Dr Craig Hammond

Dr Craig Hammond is a Reader in Pedagogies and Critical Theory with our School of Education, and in 2022 was recognised for his outstanding impact on student outcomes and the teaching profession in higher education, with a National Teaching Fellowship.

As a self-described non-traditional entrant to higher education, Dr Hammond left school aged 16 with very few qualifications and embarked upon a short career in the Army before returning to his hometown of Blackburn where he started work as a weaver.

“The work was arduous, physical, and isolating, and after several years in this role, I started to experience a deepening sense that something was missing; that I maybe had the potential to achieve more than I had been led to believe,” explained Dr Hammond.

In 1994 he enrolled in an Open University foundation course before studying at the University of Central Lancashire (UCLAN) where a chance conversation introduced him to the work of German philosopher Ernst Bloch. After studying his work, The Principle of Hope, Dr Hammond felt that his history and disappointments began to align with his culture-infused hopes and daydreams, eventually leading him to become a further education and then higher education lecturer, before developing his own unique teaching practice in the form of utopian pedagogy. He joined LJMU’s School of Education in February 2017.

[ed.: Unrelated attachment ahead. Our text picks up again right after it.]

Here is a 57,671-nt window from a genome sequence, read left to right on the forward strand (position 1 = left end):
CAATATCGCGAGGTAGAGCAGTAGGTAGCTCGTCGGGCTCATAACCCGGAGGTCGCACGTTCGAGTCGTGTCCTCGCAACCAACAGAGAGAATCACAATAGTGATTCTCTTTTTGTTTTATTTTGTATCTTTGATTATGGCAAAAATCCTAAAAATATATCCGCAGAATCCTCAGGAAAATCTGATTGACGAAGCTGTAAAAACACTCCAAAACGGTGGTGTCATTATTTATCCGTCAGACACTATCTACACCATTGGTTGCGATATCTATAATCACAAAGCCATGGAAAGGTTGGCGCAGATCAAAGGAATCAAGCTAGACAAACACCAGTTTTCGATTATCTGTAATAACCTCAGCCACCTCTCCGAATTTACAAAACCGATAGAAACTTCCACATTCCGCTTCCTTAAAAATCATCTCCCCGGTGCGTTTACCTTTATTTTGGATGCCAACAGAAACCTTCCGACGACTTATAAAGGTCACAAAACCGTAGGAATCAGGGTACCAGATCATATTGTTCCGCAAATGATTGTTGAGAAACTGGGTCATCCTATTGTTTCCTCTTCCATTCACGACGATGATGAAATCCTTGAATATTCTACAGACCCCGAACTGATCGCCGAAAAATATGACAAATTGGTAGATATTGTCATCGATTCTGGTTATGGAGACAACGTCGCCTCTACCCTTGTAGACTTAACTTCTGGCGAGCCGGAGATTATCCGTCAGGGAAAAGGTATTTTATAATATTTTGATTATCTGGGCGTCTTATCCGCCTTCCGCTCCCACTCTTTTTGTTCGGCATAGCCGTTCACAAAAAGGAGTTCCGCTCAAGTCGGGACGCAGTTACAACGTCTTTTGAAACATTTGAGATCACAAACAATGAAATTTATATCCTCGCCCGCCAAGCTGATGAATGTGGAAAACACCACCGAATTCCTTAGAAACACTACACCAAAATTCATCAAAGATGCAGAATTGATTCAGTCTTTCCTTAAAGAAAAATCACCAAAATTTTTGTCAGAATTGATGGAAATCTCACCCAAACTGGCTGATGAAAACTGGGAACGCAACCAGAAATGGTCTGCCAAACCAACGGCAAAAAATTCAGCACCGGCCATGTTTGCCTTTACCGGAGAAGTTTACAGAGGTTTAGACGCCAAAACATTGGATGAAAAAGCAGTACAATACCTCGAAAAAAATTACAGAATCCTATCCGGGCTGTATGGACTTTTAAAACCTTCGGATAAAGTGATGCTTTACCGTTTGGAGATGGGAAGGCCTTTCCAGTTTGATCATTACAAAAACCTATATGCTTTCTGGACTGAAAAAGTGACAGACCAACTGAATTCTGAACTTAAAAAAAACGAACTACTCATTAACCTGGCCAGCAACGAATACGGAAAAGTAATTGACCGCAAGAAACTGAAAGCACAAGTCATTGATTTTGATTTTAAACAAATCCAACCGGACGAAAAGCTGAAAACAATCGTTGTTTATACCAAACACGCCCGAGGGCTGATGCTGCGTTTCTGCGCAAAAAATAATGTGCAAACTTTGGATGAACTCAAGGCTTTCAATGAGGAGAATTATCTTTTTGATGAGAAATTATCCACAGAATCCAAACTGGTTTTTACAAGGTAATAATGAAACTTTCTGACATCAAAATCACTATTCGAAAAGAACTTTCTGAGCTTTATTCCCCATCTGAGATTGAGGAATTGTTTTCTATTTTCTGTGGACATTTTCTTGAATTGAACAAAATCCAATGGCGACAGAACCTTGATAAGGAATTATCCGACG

Alongside his role as at LJMU, Dr Hammond is a managing editor for the education journal PRISM, and Co-Director of LJMU’s Centre for Educational Research (CERES).

“It is even more meaningful being recognised in this way against the backdrop of my working-class childhood and youth. For me, the award is very much a celebration of the distance that I have travelled from a very different and challenging start in life. The award is also testament to the amazing students that I have had the privilege of working with – and continue to work with – at LJMU.”

– Dr Craig Hammond on receiving a National Teaching Fellowship Award

Advance HE’s National Teaching Fellowship Scheme (NTFS) celebrates and recognises individual excellence that enhances and transforms both student outcomes and the wider teaching profession. It also acknowledges how the individual supports colleagues and champions student learning beyond their immediate academic or professional role.

Dr Hammond was nominated for his creative approach to student engagement, using pedagogic practices to make his learning experiences anything but mundane. At the time he became the 14th National Teaching Fellow from LJMU (eight currently serving and six now retired) and one of only 54 people to be given a fellowship in the 2022 awards.

Speaking at the time Dr Hammond was given the award, Professor Phil Vickerman, Pro-Vice Chancellor for Student Experience, commented: “This is an outstanding achievement and a significant personal recognition for Craig. The challenging start in life Craig describes will resonate with many of the experiences of our own students, and I am sure will act as an inspiration for their own journeys through education.”